The real record — inflation

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In the previous post in this series comparing various governments’ economic and development records, we saw that when it comes to growth in average income, there hasn’t been much difference between the three latest governments. The increase in average income in that post is real, that is, after allowing for inflation. However, inflation is an important economic indicator in its own right.

In fact, as far as average person is concerned, real GDP per capita is an abstract construct, whereas prices of everyday commodities is, for the lack of a better word, much more real! Arguably, more than the war crimes trial or Digital Bangladesh, it was the promise in the video below that brought Awami League its 2008 landslide. And arguably, more than India or Islam factors, it’s the failure to meet this promise that’s behind AL’s sagging popularity.

Politics in Bangladesh, as the saying goes, is price of rice.

This post looks at the recent governments’ record when it comes to inflation.  However, we need to begin with a bit of wonkery because when evaluating different governments on inflation, we need to keep some basic economics in mind, some of which may be counter intuitive

Once we go beyond the wonkery, three charts will show that the current government performs poorly compared with the last BNP government as far as inflation is concerned.

First, there is a strong empirical relationship between price level and the standard of living — things are more expensive in the rich, developed countries. Of course, people in rich, developed countries are richer, and thus can afford the more expensive stuff. But if you are looking at the level of price of anything, you will likely find that it costs more in Bangalore than Barisal, and more in Beijing than Bangalore, and more in Boston than Beijing.

The reasons for this are well outside the scope of this post — the interested reader can start here. The relevance for us is that in any economy where the standard of living is rising over time, prices will rise too.  That means, you should never take a politician seriously if they promise cheap stuff —promises are cheap, stuff, not always so.  While prices of some goods —electronics for example —may fall over time, in a growing economy, overall price level usually rises over time.

Recall, our economy has been growing over time —per capita income has risen by about 4½ per cent a year(after adjusting for inflation) over the past decade, under successive governments.  Therefore, we should expect some inflation under recent governments.

No economics lesson is needed to know that inflation is undesirable to most people.  However, given that some inflation is to be expected in a growing economy, how should we judge the performance of different governments?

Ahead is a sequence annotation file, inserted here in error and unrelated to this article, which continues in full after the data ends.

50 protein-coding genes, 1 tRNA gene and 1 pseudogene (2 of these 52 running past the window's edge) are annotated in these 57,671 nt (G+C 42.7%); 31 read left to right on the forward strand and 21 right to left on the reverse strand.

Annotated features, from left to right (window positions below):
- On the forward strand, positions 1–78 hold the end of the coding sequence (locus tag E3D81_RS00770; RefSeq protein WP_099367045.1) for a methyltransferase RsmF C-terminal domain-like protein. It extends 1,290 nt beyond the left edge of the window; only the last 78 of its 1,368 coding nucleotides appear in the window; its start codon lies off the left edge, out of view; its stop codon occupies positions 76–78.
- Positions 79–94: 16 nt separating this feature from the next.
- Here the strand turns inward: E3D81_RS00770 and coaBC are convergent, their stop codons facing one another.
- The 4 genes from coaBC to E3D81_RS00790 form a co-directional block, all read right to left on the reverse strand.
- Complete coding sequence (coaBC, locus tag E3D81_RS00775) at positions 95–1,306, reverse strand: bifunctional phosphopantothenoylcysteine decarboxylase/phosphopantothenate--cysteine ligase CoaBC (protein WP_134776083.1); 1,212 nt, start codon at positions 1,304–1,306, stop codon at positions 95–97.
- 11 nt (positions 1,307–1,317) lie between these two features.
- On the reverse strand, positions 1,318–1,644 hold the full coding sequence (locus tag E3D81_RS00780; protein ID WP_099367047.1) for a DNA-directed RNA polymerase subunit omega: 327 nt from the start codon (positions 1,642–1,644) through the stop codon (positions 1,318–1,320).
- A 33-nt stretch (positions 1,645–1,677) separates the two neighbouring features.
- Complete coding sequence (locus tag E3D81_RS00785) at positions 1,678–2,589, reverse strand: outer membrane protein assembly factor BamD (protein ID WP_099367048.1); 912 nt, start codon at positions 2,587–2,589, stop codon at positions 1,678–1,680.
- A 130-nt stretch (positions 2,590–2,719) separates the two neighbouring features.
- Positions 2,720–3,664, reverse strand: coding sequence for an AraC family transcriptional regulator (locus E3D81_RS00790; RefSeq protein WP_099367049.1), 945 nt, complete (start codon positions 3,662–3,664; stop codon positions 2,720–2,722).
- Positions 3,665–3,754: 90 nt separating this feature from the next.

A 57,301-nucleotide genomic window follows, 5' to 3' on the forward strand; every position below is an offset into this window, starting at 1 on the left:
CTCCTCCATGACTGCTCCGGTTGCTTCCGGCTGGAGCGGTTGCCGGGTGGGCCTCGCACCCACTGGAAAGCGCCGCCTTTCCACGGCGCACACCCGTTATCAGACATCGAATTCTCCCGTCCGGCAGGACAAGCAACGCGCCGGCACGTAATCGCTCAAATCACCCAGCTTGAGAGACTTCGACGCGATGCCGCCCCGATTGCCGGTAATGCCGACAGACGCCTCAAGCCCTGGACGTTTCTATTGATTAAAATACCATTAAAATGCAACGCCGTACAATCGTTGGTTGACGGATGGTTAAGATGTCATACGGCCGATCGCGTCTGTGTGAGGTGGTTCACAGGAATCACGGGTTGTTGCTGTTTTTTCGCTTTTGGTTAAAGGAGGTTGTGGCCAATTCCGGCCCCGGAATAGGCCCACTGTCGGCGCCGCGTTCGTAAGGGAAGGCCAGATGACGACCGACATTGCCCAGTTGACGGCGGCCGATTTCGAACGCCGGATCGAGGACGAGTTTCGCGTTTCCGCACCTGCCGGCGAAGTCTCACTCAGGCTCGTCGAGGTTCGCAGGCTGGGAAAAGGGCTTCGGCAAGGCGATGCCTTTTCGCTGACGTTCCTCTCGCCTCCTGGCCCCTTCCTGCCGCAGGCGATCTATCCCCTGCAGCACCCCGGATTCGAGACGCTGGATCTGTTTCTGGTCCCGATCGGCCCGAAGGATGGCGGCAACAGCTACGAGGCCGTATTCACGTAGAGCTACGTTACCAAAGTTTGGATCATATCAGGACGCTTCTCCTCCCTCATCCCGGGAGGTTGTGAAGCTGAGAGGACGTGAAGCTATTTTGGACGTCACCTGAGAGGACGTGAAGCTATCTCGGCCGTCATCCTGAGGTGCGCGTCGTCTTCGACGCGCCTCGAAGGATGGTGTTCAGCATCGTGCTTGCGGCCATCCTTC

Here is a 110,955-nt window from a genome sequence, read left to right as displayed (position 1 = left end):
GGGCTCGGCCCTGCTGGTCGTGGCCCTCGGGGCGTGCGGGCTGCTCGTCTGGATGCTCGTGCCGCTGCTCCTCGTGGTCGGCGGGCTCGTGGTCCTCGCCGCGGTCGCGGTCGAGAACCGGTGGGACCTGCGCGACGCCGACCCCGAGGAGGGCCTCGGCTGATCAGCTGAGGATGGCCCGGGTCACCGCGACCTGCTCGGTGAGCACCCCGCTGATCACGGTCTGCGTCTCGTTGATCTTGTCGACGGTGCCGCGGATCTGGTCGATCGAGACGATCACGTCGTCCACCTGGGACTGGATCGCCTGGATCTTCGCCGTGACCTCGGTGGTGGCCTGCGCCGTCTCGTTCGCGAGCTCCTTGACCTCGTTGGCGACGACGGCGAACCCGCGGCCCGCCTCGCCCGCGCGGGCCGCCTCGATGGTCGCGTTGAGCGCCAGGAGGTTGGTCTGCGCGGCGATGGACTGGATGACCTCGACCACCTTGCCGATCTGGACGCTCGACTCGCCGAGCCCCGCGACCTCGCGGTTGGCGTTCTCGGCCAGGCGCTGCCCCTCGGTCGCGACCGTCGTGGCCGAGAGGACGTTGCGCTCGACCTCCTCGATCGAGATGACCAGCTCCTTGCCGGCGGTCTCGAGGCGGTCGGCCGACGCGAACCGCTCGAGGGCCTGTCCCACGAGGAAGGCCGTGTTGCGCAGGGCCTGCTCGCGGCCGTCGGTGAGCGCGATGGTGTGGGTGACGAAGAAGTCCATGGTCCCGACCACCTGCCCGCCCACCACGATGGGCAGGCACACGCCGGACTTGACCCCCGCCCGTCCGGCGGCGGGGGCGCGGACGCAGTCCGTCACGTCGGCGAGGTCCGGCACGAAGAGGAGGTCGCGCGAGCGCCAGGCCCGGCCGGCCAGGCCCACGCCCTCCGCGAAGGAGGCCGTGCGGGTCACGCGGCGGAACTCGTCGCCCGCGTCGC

Or, conversely, since under all three latest governments, inflation-adjusted income has risen at around 4½ per cent a year, should we care if these governments’ inflation records are different?

We should care about inflation, and we should use two criteria to judge governments’ performance.  First, low inflation is preferable over high ones.  And second, steady inflation is preferred over variable rates of inflation.

The first criteria is self-explanatory —if prices are to rise, it’s better that they rise at a modest pace than at fast pace.  The second one takes a bit of explaining.  If inflation has been, and expected to remain, steady at, say, 5 per cent a year —that is, prices of everything is on average 5 per cent higher this year than last year, and this has been the case for a while and you expect this will be so into future—then you can plan your savings, investment and other economic activities accordingly.  But if inflation is 2 per cent one year, 10 per cent the next, and then 5 per cent the year after, it is hard to plan economic activities.  And that causes inefficiencies and frictions, which are bad for long term economic prospects.

Also, variable inflation rates mean that the government is not managing the macroeconomy very well, indicating one or a combination of chronic budget deficits, fluctuations in the exchange rate, and an incompetent central bank.  An economy can grow despite poor governance, but if inflation is high and volatile, it’s very likely the government’s fault.

Before going into the evidence, the final piece of wonkery —inflation is a macroeconomic issue, not a microeconomic one.  All the stories you heard about corrupt syndicates and so on?  Forget them.  That stuff has little, if anything to do with inflation —see here for detail.